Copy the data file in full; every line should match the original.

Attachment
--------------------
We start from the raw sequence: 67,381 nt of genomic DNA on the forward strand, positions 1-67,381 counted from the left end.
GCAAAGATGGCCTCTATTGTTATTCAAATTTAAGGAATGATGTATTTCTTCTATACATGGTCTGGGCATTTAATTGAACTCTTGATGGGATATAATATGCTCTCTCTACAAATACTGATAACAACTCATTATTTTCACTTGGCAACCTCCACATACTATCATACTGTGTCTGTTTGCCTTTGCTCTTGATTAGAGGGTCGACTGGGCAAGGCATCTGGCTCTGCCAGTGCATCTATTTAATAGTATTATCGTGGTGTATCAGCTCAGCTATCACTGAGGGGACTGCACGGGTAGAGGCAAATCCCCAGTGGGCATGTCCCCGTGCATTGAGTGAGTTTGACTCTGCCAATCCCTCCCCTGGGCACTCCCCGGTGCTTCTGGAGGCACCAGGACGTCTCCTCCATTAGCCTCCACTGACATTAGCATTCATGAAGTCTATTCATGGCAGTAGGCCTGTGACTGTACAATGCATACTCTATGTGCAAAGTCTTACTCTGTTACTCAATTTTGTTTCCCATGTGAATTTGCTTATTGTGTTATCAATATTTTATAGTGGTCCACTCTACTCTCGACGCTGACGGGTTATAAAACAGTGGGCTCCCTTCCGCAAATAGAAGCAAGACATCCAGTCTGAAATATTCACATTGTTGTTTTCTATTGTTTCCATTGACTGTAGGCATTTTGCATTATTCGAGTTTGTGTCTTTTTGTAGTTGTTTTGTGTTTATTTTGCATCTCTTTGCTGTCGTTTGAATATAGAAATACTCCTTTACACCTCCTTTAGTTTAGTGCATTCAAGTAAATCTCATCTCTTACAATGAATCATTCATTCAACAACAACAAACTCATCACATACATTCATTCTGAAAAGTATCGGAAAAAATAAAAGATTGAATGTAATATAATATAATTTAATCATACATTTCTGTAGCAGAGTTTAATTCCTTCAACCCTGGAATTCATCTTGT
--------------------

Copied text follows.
We start from the raw sequence: 67,381 nt of genomic DNA on the forward strand, positions 1-67,381 counted from the left end.
GCAAAGATGGCCTCTATTGTTATTCAAATTTAAGGAATGATGTATTTCTTCTATACATGGTCTGGGCATTTAATTGAACTCTTGATGGGATATAATATGCTCTCTCTACAAATACTGATAACAACTCATTATTTTCACTTGGCAACCTCCACATACTATCATACTGTGTCTGTTTGCCTTTGCTCTTGATTAGAGGGTCGACTGGGCAAGGCATCTGGCTCTGCCAGTGCATCTATTTAATAGTATTATCGTGGTGTATCAGCTCAGCTATCACTGAGGGGACTGCACGGGTAGAGGCAAATCCCCAGTGGGCATGTCCCCGTGCATTGAGTGAGTTTGACTCTGCCAATCCCTCCCCTGGGCACTCCCCGGTGCTTCTGGAGGCACCAGGACGTCTCCTCCATTAGCCTCCACTGACATTAGCATTCATGAAGTCTATTCATGGCAGTAGGCCTGTGACTGTACAATGCATACTCTATGTGCAAAGTCTTACTCTGTTACTCAATTTTGTTTCCCATGTGAATTTGCTTATTGTGTTATCAATATTTTATAGTGGTCCACTCTACTCTCGACGCTGACGGGTTATAAAACAGTGGGCTCCCTTCCGCAAATAGAAGCAAGACATCCAGTCTGAAATATTCACATTGTTGTTTTCTATTGTTTCCATTGACTGTAGGCATTTTGCATTATTCGAGTTTGTGTCTTTTTGTAGTTGTTTTGTGTTTATTTTGCATCTCTTTGCTGTCGTTTGAATATAGAAATACTCCTTTACACCTCCTTTAGTTTAGTGCATTCAAGTAAATCTCATCTCTTACAATGAATCATTCATTCAACAACAACAAACTCATCACATACATTCATTCTGAAAAGTATCGGAAAAAATAAAAGATTGAATGTAATATAATATAATTTAATCATACATTTCTGTAGCAGAGTTTAATTCCTTCAACCCTGGAATTCATCTTGT